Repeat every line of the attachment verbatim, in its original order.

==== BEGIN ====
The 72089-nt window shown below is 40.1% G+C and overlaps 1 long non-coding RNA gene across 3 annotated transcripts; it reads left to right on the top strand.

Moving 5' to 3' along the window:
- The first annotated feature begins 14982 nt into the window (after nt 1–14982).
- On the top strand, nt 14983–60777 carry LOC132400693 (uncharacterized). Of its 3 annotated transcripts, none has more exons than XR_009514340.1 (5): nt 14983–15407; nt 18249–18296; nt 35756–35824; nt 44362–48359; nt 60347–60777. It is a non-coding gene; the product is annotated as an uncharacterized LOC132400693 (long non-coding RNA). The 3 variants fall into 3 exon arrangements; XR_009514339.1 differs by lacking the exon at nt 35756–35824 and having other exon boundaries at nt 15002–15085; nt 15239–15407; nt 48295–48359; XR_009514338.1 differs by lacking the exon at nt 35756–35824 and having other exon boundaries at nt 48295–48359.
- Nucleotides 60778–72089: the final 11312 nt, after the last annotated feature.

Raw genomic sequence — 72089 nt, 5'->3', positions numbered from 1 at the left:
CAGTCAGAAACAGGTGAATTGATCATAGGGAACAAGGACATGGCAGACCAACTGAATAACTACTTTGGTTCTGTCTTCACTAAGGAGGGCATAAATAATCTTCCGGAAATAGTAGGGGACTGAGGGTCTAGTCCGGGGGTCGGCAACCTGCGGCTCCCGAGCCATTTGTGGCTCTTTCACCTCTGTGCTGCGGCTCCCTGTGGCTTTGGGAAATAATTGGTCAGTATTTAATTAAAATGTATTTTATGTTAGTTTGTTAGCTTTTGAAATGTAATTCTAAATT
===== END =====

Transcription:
The 72089-nt window shown below is 40.1% G+C and overlaps 1 long non-coding RNA gene across 3 annotated transcripts; it reads left to right on the top strand.

Moving 5' to 3' along the window:
- The first annotated feature begins 14982 nt into the window (after nt 1–14982).
- On the top strand, nt 14983–60777 carry LOC132400693 (uncharacterized). Of its 3 annotated transcripts, none has more exons than XR_009514340.1 (5): nt 14983–15407; nt 18249–18296; nt 35756–35824; nt 44362–48359; nt 60347–60777. It is a non-coding gene; the product is annotated as an uncharacterized LOC132400693 (long non-coding RNA). The 3 variants fall into 3 exon arrangements; XR_009514339.1 differs by lacking the exon at nt 35756–35824 and having other exon boundaries at nt 15002–15085; nt 15239–15407; nt 48295–48359; XR_009514338.1 differs by lacking the exon at nt 35756–35824 and having other exon boundaries at nt 48295–48359.
- Nucleotides 60778–72089: the final 11312 nt, after the last annotated feature.

Raw genomic sequence — 72089 nt, 5'->3', positions numbered from 1 at the left:
CAGTCAGAAACAGGTGAATTGATCATAGGGAACAAGGACATGGCAGACCAACTGAATAACTACTTTGGTTCTGTCTTCACTAAGGAGGGCATAAATAATCTTCCGGAAATAGTAGGGGACTGAGGGTCTAGTCCGGGGGTCGGCAACCTGCGGCTCCCGAGCCATTTGTGGCTCTTTCACCTCTGTGCTGCGGCTCCCTGTGGCTTTGGGAAATAATTGGTCAGTATTTAATTAAAATGTATTTTATGTTAGTTTGTTAGCTTTTGAAATGTAATTCTAAATT